Graduate students from Saudi Arabia and Kuwait studying at the University of Nebraska-Lincoln researched aspects of tobacco use in their region of the world. One study focused on the role of family attitudes and practices and religious beliefs in the use and nonuse of tobacco among college students in Saudi Arabia. The other study explored the extent of sheesha use among future teachers in Kuwait. Sheesha is the Middle Eastern water pipe used to smoke tobacco. The tobacco is usually combined with spices and flavorings. Sheesha use is a culturally integrated practice which needs to be included in discussions of the broader topic of tobacco use and health risks from tobacco use by young people and by those who work with young people.


  • Explore sheesha use among college of education students in Kuwait.
  • Explore the role of religious beliefs and family attitudes on tobacco use by Saudi Arabian college students.


Sheesha Use: Data were collected in 2002 from a sample of students attending a college of education in Kuwait. The data are currently being analyzed. Another round of data was collected in 2006 from 2972 Kuwaitis.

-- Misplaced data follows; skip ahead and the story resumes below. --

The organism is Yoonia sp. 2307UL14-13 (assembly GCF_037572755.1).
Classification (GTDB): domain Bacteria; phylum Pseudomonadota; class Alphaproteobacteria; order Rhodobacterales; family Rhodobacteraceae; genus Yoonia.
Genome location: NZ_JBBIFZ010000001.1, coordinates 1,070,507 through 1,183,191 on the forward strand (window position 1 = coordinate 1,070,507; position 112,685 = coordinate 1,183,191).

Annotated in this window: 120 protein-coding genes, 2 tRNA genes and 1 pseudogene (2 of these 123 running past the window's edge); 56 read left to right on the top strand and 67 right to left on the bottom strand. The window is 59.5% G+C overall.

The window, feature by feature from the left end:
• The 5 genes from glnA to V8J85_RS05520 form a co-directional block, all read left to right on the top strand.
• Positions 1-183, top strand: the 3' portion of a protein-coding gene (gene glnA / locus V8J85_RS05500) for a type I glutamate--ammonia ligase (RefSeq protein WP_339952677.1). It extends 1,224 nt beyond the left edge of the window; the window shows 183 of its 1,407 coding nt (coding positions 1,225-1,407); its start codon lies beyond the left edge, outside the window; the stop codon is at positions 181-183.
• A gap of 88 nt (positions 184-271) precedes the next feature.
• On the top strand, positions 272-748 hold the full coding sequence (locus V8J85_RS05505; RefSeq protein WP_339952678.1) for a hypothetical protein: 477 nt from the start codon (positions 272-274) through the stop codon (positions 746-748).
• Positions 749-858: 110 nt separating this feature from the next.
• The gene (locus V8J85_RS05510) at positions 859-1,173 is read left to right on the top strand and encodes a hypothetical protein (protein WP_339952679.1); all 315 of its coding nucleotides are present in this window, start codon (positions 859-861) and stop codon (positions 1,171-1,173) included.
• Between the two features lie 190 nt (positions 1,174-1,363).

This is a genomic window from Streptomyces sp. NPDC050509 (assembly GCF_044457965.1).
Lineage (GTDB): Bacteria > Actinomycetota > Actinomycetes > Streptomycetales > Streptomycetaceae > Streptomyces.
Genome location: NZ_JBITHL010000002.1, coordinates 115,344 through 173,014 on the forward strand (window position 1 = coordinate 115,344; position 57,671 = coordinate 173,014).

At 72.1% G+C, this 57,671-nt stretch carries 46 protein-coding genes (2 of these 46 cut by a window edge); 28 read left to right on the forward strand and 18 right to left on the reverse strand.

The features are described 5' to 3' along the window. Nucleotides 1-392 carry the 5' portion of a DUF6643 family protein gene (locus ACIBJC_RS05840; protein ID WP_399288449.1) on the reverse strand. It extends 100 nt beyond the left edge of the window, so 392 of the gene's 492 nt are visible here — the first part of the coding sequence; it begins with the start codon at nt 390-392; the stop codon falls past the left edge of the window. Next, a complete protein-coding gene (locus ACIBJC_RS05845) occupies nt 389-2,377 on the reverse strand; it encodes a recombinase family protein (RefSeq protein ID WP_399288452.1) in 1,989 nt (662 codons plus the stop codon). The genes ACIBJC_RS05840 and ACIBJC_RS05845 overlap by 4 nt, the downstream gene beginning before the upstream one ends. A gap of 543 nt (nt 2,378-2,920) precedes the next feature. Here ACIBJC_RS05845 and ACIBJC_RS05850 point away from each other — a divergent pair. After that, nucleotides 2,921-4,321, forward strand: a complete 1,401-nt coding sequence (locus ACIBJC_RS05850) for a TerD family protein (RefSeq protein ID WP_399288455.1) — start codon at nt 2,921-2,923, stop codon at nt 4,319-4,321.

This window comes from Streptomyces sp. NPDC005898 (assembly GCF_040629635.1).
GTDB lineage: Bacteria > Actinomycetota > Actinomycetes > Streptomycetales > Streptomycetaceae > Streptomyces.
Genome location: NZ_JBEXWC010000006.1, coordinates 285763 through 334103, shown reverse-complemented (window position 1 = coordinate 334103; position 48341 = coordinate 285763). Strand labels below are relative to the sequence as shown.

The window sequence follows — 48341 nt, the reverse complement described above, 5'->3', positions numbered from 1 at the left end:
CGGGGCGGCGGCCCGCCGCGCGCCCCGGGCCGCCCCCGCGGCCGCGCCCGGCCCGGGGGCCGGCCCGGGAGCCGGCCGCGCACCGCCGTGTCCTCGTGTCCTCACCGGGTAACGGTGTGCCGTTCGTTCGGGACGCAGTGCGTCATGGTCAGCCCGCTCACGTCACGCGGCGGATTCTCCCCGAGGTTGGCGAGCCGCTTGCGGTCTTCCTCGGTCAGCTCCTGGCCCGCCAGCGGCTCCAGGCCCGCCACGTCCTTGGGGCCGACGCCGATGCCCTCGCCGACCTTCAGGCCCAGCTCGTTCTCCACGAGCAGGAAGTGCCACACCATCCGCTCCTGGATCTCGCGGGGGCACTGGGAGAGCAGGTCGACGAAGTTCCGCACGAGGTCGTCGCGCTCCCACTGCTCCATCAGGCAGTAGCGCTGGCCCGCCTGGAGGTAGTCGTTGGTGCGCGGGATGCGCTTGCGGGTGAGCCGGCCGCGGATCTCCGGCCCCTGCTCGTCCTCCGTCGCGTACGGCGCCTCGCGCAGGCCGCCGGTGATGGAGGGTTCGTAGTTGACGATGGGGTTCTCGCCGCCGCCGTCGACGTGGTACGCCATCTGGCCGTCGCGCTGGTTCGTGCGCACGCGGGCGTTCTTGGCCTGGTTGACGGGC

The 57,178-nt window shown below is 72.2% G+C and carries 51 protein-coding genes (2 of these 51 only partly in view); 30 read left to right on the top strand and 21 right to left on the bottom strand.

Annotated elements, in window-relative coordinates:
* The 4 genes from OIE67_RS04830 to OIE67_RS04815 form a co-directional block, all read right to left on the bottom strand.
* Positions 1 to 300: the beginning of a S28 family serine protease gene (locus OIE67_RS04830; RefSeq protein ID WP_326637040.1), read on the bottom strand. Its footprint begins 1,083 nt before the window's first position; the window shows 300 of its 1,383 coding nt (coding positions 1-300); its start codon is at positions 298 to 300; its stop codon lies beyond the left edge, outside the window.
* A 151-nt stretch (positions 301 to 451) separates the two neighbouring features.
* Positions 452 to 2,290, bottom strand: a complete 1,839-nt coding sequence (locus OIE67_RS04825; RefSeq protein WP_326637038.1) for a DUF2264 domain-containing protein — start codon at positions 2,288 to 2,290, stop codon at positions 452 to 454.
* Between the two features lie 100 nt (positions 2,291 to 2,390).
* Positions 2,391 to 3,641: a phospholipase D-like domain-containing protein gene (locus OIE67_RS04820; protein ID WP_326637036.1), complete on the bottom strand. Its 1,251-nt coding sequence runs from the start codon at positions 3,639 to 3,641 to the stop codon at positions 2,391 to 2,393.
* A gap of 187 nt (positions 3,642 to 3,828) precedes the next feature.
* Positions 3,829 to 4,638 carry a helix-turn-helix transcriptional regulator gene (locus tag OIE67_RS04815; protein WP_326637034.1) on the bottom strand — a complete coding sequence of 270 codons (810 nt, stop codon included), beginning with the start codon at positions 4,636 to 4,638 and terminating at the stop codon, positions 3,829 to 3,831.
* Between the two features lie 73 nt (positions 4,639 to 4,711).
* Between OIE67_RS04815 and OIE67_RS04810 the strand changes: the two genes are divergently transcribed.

Effect of Religious Beliefs and Family Attitudes and Practices on Tobacco Use: A pilot study has been completed and plans call for a survey of sample of the University students in the spring of 2003.

Publications and Papers

Khalid Muteb Assem Almutairi, "Predicting smoking behavior among male Saudi Arabian college students" (January 1, 2004). ETD collection for University of Nebraska - Lincoln. Paper AAI3131533. Available at AAI3131533

Heyam Reda Ali Mohammed, "Behaviors, attitudes, and knowledge toward smoking sheesha among selected students in a teacher certificate program in Kuwait" (January 1, 2003). ETD collection for University of Nebraska - Lincoln. Paper AAI3092575. 
Available at

Mohammed, H. R., Zhang, Y., Newman, I.M., and Shell, D.F. (2010). Waterpipe smoking in Kuwait. Eastern Mediterranean Health Journal, 16(11), 1115-1120. Available at

Research Team

Faculty and Graduate Students:
Ian M. Newman, PhD.
Heyam Mohammed, M.A., PhD
Khalid Almutairi, M.S., PhD
Duane F. Shell, PhD.